A team of academics has detailed this week novel research that converted a smart vacuum cleaner into a microphone capable of recording nearby conversations.
Named LidarPhone, the technique works by taking the vacuum's built-in LiDAR laser-based navigational component and converting it into a laser microphone.
Laser microphones are well-known surveillance tools that were used during the Cold War to record conversations from afar. Intelligence agents pointed lasers at far-away windows to monitor how glass vibrated and decoded the vibrations to decipher conversations taking place inside rooms.
Academics from the University of Maryland and the National University of Singapore took this same simple concept but applied it to a Xiaomi Roborock vacuum cleaning robot.
A LidarPhone attack is not straightforward, and certain conditions need to be met. For starters, an attacker would need to use malware or a tainted update process to modify the vacuum's firmware in order to take control of the LiDAR component.
This is needed because vacuum LiDARs work by rotating at all times, a process that reduces the number of data points an attacker can collect.
Through tainted firmware, attackers would need to stop the vacuum LiDAR from rotating and instead have it focus on one nearby object at a time, from where it could record how its surface vibrates to sound waves.
In addition, because smart vacuum LiDAR components are nowhere near as accurate as surveillance-grade laser microphones, the researchers also said the collected laser readings would need to be uploaded to the attacker's remote server for further processing in order to boost the signal and get the sound quality to a state where it can be understood by a human observer.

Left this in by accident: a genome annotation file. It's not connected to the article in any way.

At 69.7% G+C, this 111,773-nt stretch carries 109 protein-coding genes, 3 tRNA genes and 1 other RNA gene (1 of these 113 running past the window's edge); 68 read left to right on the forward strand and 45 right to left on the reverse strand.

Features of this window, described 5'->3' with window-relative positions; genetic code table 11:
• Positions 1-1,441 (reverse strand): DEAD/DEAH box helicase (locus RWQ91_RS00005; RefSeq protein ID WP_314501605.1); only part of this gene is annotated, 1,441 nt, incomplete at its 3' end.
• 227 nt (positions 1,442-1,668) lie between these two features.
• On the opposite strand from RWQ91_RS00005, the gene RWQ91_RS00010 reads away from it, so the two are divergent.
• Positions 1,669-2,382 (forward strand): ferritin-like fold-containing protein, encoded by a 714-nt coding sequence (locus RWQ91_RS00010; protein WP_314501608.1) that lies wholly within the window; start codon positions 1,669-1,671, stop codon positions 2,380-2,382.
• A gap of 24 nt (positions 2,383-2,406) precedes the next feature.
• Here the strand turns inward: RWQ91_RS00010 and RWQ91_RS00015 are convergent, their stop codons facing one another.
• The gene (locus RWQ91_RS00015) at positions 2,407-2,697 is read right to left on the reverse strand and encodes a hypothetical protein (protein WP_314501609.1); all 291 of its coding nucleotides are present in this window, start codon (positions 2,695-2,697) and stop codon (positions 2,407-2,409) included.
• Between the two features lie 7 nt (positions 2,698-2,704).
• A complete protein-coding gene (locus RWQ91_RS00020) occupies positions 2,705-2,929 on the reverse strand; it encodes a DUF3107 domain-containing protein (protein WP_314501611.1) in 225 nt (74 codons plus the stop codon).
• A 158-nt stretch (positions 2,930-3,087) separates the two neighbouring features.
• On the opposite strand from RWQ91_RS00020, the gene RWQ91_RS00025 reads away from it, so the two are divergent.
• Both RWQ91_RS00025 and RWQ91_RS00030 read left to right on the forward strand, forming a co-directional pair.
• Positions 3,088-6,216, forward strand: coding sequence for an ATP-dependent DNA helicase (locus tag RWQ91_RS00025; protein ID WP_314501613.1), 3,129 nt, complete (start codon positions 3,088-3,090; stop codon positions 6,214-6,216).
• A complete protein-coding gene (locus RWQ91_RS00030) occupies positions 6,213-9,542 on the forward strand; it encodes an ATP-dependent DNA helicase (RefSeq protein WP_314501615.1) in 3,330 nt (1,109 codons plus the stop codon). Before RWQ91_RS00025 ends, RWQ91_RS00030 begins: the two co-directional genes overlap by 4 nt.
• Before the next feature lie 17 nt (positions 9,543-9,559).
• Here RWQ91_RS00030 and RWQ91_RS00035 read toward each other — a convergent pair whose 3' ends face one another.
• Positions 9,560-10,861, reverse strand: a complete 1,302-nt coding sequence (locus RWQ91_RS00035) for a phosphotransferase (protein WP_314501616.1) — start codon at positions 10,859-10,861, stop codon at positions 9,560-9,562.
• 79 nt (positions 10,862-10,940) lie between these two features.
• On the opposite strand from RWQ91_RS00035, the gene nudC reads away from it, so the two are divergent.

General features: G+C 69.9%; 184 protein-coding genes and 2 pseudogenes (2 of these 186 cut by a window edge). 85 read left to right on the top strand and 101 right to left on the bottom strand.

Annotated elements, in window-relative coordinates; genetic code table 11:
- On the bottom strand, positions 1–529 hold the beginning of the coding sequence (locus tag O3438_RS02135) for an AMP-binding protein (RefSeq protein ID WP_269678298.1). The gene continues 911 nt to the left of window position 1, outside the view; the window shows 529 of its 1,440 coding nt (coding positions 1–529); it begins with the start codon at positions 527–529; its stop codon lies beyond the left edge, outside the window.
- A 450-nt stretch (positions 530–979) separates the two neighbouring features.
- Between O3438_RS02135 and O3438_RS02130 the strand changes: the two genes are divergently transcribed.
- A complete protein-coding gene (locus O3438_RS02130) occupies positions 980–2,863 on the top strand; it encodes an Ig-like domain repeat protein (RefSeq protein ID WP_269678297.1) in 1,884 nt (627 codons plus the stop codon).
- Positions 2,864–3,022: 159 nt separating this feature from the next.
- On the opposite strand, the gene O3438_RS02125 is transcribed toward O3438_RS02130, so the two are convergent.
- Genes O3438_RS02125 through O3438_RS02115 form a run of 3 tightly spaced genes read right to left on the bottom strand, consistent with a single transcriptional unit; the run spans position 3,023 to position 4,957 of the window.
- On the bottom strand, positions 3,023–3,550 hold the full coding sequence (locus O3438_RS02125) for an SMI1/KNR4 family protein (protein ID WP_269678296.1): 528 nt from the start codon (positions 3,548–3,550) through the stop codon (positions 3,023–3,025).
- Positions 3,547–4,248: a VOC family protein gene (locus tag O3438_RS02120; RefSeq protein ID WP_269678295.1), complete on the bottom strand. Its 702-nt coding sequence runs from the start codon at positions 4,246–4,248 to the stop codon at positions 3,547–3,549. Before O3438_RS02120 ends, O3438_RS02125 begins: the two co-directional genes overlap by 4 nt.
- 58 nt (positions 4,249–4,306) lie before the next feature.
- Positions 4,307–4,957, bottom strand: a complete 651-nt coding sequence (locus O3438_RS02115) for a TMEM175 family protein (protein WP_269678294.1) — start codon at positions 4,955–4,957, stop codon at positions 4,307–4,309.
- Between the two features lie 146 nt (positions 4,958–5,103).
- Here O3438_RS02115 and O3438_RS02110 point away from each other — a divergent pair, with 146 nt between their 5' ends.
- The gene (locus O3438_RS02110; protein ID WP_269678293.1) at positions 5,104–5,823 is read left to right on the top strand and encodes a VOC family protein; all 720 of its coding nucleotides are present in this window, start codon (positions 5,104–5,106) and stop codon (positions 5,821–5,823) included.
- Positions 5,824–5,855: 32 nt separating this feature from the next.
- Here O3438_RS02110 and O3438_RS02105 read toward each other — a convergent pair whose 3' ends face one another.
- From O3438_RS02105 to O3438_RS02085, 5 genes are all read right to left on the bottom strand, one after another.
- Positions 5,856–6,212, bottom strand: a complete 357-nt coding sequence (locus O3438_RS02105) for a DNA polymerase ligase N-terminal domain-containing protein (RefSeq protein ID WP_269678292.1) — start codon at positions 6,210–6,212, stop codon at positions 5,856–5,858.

Nonetheless, despite all these conditions, researchers said they were successful in recording and obtaining audio data from the test Xiaomi robot's LiDAR navigational component.
They tested the LidarPhone attack with various objects, by varying the distance between the robot and the object, and the distance between the sound origin and the object.
Tests focused on recovering numerical values, which the research team said they managed to recover with a 90% accuracy.
But academics said the technique could also be used to identify speakers based on gender or even determine their political orientation from the music played during news shows, captured by the vacuum's LiDAR.
But while the LidarPhone attack sounds like a gross invasion of privacy, users need not panic for the time being. This type of attack revolves around many prerequisites that most attacks won't bother. There are far easier ways of spying on users than overwriting a vacuum's firmware to control its laser navigation system, such as tricking the user on installing malware on their phone.
The LidarPhone attack is merely novel academic research that can be used to bolster the security and design of future smart vacuum robots.
In fact, the research team's main recommended countermeasure for smart vacuum cleaning robot makers is to shut down the LiDAR component if it's not rotating.
Additional details about the research are available in a research paper titled "Spying with Your Robot Vacuum Cleaner: Eavesdropping via Lidar Sensors."
The paper is available for viewing in a PDF format here and here, and was presented at the ACM Conference on Embedded Networked Sensor Systems (SenSys 2020), yesterday, on November 18, 2020. A recording of the research team's talk is available below: